- The Washington Times - Sunday, January 5, 2020

American and Kenyan military forces repelled an al-Shabab terrorist group attack Sunday at a key base in Kenya that U.S. officials use to provide counterterrorism support for East African partners, the Pentagon said.

Local officials in Kenya said several U.S. aircraft, including two helicopters and other vehicles stationed at the base, were destroyed in the attack, but it was unclear Sunday if any Americans or Kenyans were killed.

Officials said at least five attackers from al-Shabab — an al Qaeda-linked group operating out of neighboring Somalia — died in the assault on Kenya’s Manda Bay Airfield.

U.S. officials acknowledged the attack, but the Pentagon disputed claims made about the assault by al-Shabab, which asserted online that there were more than a dozen U.S. “casualties.”

A statement by U.S. Africa Command said an assessment of damage and casualties remained underway late Sunday and cautioned that “Al-Shabaab has put out multiple press releases exaggerating the security situation on the ground.”

“Al-Shabaab resorts to lies, coercion, and the exertion of force to bolster their reputation to create false headlines,” said Army Maj. Gen. William Gayler, U.S. Africa Command director of operations, in the statement. “It is important to counter al-Shabab where they stand to prevent the spread of this cancer.”

There was little immediate reaction Sunday from Trump administration officials in Washington, although analysts noted the assault marked the first time that al-Shabab terrorists had carried out an attack against U.S. forces in the East African country.

The U.S. Africa Command statement said American and Kenyan forces “repelled the attack,” but described the security situation as “fluid.”

“Al-Shabaab is a brutal terrorist organization,” Gen. Gayler said. “It is an al Qaeda affiliate seeking to establish a self-governed Islamic territory in East Africa, to remove Western influence and ideals from the region, and to further its jihadist agenda. U.S. presence in Africa is critically important to counterterrorism efforts.”

Sunday’s attack came roughly a week after the U.S. military had launched an airstrike against al-Shabab targets in Somalia in response to a massive truck bombing by the terrorist group that killed more than 80 people in Mogadishu.

The Pentagon does not reveal the location from where U.S. airstrikes against al-Shabab are launched. But officials say a key contingent of American counterterrorism forces are operating from within Kenya.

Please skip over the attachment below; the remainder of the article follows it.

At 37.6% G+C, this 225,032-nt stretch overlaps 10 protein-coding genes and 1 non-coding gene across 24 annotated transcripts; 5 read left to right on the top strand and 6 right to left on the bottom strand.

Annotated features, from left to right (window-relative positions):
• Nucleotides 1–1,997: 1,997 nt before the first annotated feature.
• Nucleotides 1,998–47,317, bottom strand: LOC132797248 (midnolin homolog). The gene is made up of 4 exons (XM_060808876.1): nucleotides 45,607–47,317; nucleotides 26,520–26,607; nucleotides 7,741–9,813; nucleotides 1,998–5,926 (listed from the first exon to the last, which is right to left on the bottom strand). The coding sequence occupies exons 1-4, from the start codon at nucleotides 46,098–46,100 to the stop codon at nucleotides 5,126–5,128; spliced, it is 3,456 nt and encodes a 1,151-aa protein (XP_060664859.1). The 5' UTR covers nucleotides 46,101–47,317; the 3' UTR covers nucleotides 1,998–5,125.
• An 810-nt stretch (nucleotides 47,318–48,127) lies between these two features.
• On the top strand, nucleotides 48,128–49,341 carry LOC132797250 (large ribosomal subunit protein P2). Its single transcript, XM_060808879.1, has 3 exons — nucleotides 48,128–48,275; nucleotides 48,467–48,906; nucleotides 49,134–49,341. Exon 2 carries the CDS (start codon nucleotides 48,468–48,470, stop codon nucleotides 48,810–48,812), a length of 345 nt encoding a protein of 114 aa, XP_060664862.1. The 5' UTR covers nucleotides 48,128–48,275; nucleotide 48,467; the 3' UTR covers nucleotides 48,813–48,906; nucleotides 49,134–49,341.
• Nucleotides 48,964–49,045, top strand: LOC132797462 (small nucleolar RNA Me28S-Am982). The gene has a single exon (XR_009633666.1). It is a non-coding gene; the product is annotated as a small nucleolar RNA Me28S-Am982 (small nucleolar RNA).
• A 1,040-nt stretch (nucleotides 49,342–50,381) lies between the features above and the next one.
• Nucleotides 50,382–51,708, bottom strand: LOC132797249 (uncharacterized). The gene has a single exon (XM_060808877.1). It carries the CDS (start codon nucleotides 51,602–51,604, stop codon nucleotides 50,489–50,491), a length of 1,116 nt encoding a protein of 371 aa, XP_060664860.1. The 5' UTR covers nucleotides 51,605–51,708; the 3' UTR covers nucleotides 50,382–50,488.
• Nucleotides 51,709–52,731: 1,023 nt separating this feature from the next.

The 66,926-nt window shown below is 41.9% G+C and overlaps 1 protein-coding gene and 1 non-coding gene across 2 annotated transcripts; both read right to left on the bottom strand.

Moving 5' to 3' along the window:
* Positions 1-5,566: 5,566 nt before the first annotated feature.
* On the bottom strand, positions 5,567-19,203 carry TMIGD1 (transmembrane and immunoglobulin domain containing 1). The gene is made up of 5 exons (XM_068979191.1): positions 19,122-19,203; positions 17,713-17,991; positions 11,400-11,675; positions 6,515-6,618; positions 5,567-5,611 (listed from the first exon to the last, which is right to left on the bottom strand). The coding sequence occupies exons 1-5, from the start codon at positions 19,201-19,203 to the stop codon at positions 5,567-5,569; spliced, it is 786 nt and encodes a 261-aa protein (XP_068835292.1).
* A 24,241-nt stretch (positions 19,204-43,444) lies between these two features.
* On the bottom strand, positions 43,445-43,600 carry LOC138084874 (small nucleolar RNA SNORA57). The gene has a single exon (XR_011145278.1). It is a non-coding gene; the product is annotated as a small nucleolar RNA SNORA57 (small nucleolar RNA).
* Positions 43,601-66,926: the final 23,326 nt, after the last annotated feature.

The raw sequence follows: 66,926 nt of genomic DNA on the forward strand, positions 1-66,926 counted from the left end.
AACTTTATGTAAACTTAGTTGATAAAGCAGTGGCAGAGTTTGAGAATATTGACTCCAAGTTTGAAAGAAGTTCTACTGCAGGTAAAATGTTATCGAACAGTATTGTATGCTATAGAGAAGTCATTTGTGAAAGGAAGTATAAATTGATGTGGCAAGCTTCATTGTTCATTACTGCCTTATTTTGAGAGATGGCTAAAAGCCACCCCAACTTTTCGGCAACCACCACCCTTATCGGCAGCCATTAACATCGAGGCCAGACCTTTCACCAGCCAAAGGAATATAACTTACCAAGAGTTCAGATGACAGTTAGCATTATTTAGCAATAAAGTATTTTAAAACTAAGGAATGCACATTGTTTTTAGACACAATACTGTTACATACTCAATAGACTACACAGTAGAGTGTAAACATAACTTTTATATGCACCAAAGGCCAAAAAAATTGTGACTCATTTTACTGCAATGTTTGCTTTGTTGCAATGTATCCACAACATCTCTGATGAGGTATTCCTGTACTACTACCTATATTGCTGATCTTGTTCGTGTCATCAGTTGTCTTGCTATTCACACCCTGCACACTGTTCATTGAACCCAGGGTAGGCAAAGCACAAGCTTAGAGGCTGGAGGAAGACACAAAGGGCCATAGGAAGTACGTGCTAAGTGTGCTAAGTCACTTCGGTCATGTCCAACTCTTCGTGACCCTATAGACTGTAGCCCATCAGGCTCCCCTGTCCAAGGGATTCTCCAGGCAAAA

The U.S. military’s Camp Simba, which is adjoined to Manda Bay Airfield, was established more than a decade ago and has under 100 U.S. personnel, according to Pentagon figures. A U.S. flag-raising at the camp in August signaled its change “from tactical to enduring operations,” the Air Force said at the time.

The Associated Press noted Sunday that Kenya is a key base for fighting al-Shabab.

The latest developments underscore challenges facing the Trump administration, which has inherited a decades-old U.S. counterterrorism war against al-Shabab. Analysts say the terrorist group controls roughly 20% of Somalian territory and boasts at least 5,000 trained fighters.

The U.S. has waged an intensive air campaign against the group for years and conducted dozens of airstrikes in Somalia during 2019 against al-Shabab, as well as Islamic State-affiliated targets in the country, according to Pentagon figures.

But al-Shabab continues to have the capability to carry out car bombings and other assaults.

In claiming responsibility for Sunday’s attack inside Kenya, al-Shabab said in a statement circulated online that there were 17 U.S. “casualties,” nine Kenyan soldiers killed and seven aircraft destroyed at Manda Bay Airfield.

A large plume of black smoke rose above the airfield Sunday and residents said a car bomb had exploded. A local Kenyan county commissioner told The Associated Press that five suspects had been arrested and were being interrogated.

An internal Kenyan police report seen by the news agency said two fixed-wing aircraft, a U.S. Cessna and a Kenyan one, were destroyed along with two U.S. helicopters and multiple U.S. vehicles.

The report said explosions were heard at around 5:30 a.m. Sunday from the direction of the airfield. It said al Shabaab terrorists likely entered the airfield “to conduct targeted attacks.”

The attack came days after a U.S. airstrike killed Iran’s top military commander, Gen. Qassem Soleimani. Iran has vowed retaliation, but al-Shabab is a Sunni Muslim group and there is no sign of links to Shiite Iran or its proxies.

An al-Shabab spokesman told AP on condition of anonymity that Sunday’s attack was in “no way related” the U.S. strike that killed Soleimani in Iraq last week.

One analyst, Rashid Abdi, tweeting about the attack agreed, but added that Kenyan security services have long been worried that Iran was trying to cultivate ties with al-Shabab.

When asked whether the U.S. military was looking into any Iranian link to the attack, U.S. Africa Command spokesman Col. Christopher Karns said only that “al-Shabab, affiliated with al Qaeda, has their own agenda and have made clear their desire to attack U.S. interests.”

⦁ Ben Wolfgang contributed to this article, which is based in part on wire service reports.

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